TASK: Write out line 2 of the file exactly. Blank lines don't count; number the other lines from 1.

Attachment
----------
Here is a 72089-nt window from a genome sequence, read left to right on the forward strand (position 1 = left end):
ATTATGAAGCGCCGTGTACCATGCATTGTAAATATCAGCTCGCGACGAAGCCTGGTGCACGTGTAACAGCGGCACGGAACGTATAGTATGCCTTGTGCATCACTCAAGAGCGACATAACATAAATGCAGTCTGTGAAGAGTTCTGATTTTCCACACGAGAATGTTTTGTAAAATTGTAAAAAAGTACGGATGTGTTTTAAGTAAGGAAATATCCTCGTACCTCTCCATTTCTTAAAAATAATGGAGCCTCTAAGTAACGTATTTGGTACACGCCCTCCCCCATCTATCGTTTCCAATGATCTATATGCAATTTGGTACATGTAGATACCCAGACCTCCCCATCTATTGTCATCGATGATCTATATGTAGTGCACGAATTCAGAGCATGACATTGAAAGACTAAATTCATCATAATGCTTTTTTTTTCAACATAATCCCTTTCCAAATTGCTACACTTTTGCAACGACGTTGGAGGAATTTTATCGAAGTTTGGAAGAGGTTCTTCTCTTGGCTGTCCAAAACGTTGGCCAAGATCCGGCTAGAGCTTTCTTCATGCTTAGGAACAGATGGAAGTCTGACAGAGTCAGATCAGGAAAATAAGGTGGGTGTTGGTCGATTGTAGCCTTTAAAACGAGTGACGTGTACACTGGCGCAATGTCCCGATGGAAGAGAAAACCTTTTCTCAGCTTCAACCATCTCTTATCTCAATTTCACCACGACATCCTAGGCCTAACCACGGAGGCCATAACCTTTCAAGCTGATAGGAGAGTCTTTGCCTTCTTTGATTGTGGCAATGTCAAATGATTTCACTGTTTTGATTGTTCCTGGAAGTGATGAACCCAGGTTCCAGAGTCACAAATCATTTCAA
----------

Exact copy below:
ATTATGAAGCGCCGTGTACCATGCATTGTAAATATCAGCTCGCGACGAAGCCTGGTGCACGTGTAACAGCGGCACGGAACGTATAGTATGCCTTGTGCATCACTCAAGAGCGACATAACATAAATGCAGTCTGTGAAGAGTTCTGATTTTCCACACGAGAATGTTTTGTAAAATTGTAAAAAAGTACGGATGTGTTTTAAGTAAGGAAATATCCTCGTACCTCTCCATTTCTTAAAAATAATGGAGCCTCTAAGTAACGTATTTGGTACACGCCCTCCCCCATCTATCGTTTCCAATGATCTATATGCAATTTGGTACATGTAGATACCCAGACCTCCCCATCTATTGTCATCGATGATCTATATGTAGTGCACGAATTCAGAGCATGACATTGAAAGACTAAATTCATCATAATGCTTTTTTTTTCAACATAATCCCTTTCCAAATTGCTACACTTTTGCAACGACGTTGGAGGAATTTTATCGAAGTTTGGAAGAGGTTCTTCTCTTGGCTGTCCAAAACGTTGGCCAAGATCCGGCTAGAGCTTTCTTCATGCTTAGGAACAGATGGAAGTCTGACAGAGTCAGATCAGGAAAATAAGGTGGGTGTTGGTCGATTGTAGCCTTTAAAACGAGTGACGTGTACACTGGCGCAATGTCCCGATGGAAGAGAAAACCTTTTCTCAGCTTCAACCATCTCTTATCTCAATTTCACCACGACATCCTAGGCCTAACCACGGAGGCCATAACCTTTCAAGCTGATAGGAGAGTCTTTGCCTTCTTTGATTGTGGCAATGTCAAATGATTTCACTGTTTTGATTGTTCCTGGAAGTGATGAACCCAGGTTCCAGAGTCACAAATCATTTCAA